ICD-9: 759.5 ○ ICD-10: Q85.1
Tuberous sclerosis is an autosomal-dominant disease arising from a genetically programmed hyperplasia of ectodermal and mesodermal cells and manifested by a variety of lesions in the skin, CNS (hamartomas), heart, kidney, and other organs.
The principal early manifestations are the triad of seizures, mental retardation, and congenital white spots.
Facial angiofibromata are pathognomonic but do not appear until the third or fourth year.
In mental institutions, 1:100 to 1:300; in general population, 1:20,000 to 1:100,000.
Autosomal dominant. TS is caused by mutations in a tumor-suppressor gene, either TSCS1 or TSCS2. TSCS1 maps to chromosome 9q34. TSCS2 maps to 16p13.3.
Genetic alterations of ectodermal and mesodermal cells with hyperplasia, with a disturbance in embryonic cellular differentiation.
White macules are present at birth or appear in infancy (>80% occur by 1 year of age, 100% appear by 2 years); >20% of angiofibromata are present at 1 year of age, 50% occur by 3 years. Seizures (infantile spasms) occur in 86%; the earlier the onset of seizures, the worse the mental retardation. Mental retardation (49%).
Hypomelanotic Macules. “Off-white”; one or many, usually more than three. Polygonal or “thumbprint,” 0.5–2 cm; lance ovate or “ash-leaf” spots (Fig. 16-2), 3–4 cm (up to 12 cm); tiny white “confetti” macules, 1–2 mm (Fig. 16-3). White macules occur on trunk (>), lower extremities (>), upper extremities (7%), head and neck (5%). White macules shine up with Wood light (Fig. 16-2B)
Tuberous sclerosis: ash-leaflet hypopigmented macules (A) Three well-demarcated, elongated (ash-leaflet shaped), hypomelanotic macules on the lower leg of a child with tan skin. (B) Ash-leaflet hypomelanotic macules in pale skin are better visualized under Wood light where they light up.
Tuberous sclerosis: “confetti” macules Multiple, discrete, small, confetti-like, hypopigmented macules of variable size on the leg. These lesions are pathognomonic.
Angiofibromas. 0.1–0.5 cm, dome-shaped and smooth, exhibiting red or skin color (Fig. 16-4). Occur in the center of the face. They are firm and disseminated but may coalesce; termed adenoma sebaceum but represent angiofibromas (present in 70%).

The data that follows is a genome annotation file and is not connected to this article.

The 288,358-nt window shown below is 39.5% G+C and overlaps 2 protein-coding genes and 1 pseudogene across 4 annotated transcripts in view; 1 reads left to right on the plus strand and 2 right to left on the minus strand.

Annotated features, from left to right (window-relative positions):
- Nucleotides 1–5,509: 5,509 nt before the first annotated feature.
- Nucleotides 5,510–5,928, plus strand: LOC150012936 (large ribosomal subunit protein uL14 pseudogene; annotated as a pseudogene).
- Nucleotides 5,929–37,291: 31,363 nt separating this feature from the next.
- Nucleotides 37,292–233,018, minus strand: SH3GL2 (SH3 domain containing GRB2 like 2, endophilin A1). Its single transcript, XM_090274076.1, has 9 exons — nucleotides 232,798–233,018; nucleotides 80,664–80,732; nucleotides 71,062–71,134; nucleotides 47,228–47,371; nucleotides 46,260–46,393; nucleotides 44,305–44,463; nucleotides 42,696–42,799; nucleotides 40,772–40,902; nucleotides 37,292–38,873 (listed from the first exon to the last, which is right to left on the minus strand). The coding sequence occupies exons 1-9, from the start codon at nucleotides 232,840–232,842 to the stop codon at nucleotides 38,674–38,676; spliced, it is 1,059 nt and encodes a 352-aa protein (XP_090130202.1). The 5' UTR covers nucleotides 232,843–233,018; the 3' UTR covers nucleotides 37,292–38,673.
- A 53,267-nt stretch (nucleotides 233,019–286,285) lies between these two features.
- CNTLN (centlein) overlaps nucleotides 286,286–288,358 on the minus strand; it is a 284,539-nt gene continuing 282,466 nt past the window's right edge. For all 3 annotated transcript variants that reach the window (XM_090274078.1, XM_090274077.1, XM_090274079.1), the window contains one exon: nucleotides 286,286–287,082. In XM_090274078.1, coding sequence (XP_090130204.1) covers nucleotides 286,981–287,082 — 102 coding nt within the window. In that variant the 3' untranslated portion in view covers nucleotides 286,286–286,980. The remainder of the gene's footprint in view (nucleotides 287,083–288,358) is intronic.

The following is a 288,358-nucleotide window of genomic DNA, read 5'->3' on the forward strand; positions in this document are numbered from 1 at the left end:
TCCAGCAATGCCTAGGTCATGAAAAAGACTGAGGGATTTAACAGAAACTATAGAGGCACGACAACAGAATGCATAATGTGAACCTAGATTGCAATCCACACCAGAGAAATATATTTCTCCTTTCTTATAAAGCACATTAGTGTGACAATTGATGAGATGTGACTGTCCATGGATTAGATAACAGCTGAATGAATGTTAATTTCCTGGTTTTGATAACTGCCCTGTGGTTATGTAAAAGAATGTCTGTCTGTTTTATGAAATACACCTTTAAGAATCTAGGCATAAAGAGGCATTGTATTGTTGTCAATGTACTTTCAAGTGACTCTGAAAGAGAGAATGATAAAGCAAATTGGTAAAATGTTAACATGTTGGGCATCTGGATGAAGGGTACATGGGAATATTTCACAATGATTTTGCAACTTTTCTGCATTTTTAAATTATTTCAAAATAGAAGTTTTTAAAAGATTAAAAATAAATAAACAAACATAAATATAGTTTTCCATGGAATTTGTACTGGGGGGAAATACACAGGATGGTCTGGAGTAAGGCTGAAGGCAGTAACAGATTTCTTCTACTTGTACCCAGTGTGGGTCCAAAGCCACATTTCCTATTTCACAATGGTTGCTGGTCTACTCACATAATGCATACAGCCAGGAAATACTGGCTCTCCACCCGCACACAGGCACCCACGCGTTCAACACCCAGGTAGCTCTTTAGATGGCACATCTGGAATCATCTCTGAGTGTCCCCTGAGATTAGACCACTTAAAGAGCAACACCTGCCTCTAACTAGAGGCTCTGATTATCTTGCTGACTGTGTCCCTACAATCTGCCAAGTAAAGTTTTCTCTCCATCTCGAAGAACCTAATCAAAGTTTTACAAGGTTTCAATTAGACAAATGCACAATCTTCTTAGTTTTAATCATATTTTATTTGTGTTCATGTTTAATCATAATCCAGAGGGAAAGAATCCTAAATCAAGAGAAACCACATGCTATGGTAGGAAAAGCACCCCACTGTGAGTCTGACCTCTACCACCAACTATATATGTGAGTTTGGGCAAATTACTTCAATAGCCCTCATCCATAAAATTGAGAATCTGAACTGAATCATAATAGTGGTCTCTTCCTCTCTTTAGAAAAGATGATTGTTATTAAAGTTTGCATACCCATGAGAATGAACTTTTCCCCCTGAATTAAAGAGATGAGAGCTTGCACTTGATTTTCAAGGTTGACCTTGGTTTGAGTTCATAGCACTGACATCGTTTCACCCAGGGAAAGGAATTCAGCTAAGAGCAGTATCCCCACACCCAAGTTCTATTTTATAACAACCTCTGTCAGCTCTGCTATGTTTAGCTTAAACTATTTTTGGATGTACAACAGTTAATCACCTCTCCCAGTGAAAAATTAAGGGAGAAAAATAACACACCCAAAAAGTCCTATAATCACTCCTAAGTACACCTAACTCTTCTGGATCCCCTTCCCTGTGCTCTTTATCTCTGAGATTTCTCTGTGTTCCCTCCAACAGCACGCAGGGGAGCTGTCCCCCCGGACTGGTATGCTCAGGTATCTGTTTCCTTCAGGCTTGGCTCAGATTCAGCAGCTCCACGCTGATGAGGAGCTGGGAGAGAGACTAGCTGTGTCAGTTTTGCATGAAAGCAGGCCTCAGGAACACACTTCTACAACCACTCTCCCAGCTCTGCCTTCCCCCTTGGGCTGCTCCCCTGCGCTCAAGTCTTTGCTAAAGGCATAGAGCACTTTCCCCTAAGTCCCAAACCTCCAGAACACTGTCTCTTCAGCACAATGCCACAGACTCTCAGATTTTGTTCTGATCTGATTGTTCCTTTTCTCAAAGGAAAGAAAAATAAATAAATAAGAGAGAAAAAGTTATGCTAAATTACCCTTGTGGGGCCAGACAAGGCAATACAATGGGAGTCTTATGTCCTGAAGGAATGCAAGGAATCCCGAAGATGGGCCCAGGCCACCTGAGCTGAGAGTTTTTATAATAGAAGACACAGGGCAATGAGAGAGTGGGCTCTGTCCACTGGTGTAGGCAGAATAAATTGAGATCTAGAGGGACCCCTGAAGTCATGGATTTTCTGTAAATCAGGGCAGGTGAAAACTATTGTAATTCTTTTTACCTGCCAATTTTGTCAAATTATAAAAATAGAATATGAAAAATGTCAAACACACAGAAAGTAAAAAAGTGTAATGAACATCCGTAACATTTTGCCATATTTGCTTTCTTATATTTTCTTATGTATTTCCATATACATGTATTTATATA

Tuberous sclerosis: angiofibromas Confluent, small, angiomatous (erythematous, glistening) papules on the cheek and nose. These lesions were not present during the first few years of life; appeared only after the age of 4 years.
Plaques. Represent connective tissue nevi (“shagreen” patch), present in 40%; skin colored; occur on the back and buttocks (Fig. 16-5B).
Tuberous sclerosis (A) Periungual fibroma (Koenen tumor). (B) Shagreen patch, slightly elevated, skin colored. This represents a connective tissue nevus.
Periungual Papules or Nodules. Ungual fibromas (Koenen tumors) present in 22%, arise late in childhood, and have the same pathology (angiofibroma) as the facial papules (Fig. 16-5A).
CNS (tumors producing seizures), eye (gray or yellow retinal plaques, 50%), heart (benign rhabdomyomas), hamartomas of mixed cell type (kidney, liver, thyroid, testes, and GI system).
White Macules. Decreased number of melanocytes, decreased melanosome size, decreased melanin in melanocytes and keratinocytes.
Angiofibromata. Proliferation of fibroblasts, increased collagen, angioneogenesis, capillary dilatation, absence of elastic tissue.
Skull X-Ray. Multiple calcific densities.
CT Scan. Ventricular deformity and tumor deposits along the striothalamic borders.
MRI. Subependymal nodules.
Renal Ultrasound. Reveals renal hamartoma.
More than five ash leaf macules (Fig. 16-2) in an infant are highly suggestive. Confetti spots (Fig. 16-2) are virtually pathognomonic. Evaluate the patient with a study of the family members and by obtaining various types of imaging as well as electroencephalography. Mental retardation and seizures may be absent.
Focal vitiligo, nevus anemicus, tinea versicolor, nevus depigmentosus, postinflammatory hypomelanosis.
Tricholemmoma, syringoma, skin-colored papules on the face, dermal nevi. Note: angiofibromata of the face (Fig. 16-4) have been mistaken for and treated as acne vulgaris or rosacea.
A serious autosomal disorder that causes major problems in behavior, because of mental retardation, and in therapy, to control the serious seizure problem present in many patients.
In severe cases, 30% die before the fifth year of life, and 50–75% die before reaching adult age. Malignant gliomas are not uncommon. Genetic counseling is imperative.
Laser surgery for angiofibromas.